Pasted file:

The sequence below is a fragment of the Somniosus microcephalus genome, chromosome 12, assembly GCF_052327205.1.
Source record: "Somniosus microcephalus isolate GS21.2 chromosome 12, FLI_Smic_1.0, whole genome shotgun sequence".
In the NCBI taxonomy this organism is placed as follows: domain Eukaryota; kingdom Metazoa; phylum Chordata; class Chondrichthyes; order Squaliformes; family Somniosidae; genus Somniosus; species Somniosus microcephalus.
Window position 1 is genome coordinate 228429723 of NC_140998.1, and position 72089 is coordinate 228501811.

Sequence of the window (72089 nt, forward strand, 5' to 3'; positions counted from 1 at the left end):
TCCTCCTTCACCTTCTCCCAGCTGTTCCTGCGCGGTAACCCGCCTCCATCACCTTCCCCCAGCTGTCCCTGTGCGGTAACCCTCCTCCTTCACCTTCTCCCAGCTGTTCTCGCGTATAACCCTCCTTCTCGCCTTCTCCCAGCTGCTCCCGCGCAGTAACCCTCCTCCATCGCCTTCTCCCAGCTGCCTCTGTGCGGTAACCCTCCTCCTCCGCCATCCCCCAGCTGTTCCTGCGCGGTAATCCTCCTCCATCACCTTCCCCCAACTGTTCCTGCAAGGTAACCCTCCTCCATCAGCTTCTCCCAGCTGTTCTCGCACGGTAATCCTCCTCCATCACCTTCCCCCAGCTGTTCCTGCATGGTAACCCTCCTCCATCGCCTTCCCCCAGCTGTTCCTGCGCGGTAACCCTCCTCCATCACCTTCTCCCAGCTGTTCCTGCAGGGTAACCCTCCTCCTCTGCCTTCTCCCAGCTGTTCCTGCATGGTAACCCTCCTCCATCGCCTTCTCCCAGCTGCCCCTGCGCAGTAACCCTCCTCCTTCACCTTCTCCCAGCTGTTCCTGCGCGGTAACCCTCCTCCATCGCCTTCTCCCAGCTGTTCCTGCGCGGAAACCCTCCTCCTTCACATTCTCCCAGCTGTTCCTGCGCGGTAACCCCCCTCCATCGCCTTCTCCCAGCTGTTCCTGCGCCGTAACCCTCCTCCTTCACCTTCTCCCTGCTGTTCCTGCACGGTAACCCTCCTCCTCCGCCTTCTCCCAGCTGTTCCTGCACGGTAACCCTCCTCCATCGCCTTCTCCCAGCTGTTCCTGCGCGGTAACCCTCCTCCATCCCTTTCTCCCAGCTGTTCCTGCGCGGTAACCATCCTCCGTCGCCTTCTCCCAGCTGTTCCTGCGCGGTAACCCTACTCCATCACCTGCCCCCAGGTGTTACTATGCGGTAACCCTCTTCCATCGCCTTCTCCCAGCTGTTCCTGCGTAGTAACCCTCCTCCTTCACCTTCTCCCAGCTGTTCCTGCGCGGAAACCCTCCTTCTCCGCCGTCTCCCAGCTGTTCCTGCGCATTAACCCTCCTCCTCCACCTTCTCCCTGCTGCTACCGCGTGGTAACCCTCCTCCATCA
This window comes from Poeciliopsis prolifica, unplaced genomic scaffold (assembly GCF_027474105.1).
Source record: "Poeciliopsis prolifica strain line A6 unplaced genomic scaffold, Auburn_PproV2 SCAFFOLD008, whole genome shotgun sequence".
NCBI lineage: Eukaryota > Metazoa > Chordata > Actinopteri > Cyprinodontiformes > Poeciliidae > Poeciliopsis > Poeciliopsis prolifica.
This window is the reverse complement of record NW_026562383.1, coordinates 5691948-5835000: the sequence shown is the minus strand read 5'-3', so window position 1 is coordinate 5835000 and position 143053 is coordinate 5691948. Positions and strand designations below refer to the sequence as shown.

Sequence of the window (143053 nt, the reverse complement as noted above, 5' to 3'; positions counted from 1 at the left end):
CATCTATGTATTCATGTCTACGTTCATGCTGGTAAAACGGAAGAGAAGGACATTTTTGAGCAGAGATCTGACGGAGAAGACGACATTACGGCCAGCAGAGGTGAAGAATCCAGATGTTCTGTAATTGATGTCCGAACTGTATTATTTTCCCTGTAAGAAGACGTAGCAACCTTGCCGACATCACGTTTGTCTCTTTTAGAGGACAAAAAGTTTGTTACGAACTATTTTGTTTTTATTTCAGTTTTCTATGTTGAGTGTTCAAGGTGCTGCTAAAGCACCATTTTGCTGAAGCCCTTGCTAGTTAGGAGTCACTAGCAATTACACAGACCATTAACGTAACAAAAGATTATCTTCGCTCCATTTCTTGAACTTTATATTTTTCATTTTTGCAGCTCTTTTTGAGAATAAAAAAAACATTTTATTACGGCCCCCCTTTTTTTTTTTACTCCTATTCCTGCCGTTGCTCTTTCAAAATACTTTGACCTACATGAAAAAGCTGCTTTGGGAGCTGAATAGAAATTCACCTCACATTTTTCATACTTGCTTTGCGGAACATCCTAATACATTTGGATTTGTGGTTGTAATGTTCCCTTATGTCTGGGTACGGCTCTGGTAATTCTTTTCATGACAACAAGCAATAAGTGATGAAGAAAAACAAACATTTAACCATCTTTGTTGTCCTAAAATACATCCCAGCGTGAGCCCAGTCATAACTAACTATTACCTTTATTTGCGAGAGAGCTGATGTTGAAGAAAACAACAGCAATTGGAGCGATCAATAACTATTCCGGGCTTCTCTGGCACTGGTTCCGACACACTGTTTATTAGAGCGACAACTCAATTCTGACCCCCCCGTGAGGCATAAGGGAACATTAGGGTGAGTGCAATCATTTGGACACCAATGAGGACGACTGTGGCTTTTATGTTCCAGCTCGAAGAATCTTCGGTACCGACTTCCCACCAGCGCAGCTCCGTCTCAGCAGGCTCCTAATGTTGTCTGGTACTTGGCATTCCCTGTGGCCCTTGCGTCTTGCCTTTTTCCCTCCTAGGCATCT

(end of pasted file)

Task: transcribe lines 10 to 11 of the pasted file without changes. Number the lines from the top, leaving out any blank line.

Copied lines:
This window is the reverse complement of record NW_026562383.1, coordinates 5691948-5835000: the sequence shown is the minus strand read 5'-3', so window position 1 is coordinate 5835000 and position 143053 is coordinate 5691948. Positions and strand designations below refer to the sequence as shown.

Sequence of the window (143053 nt, the reverse complement as noted above, 5' to 3'; positions counted from 1 at the left end):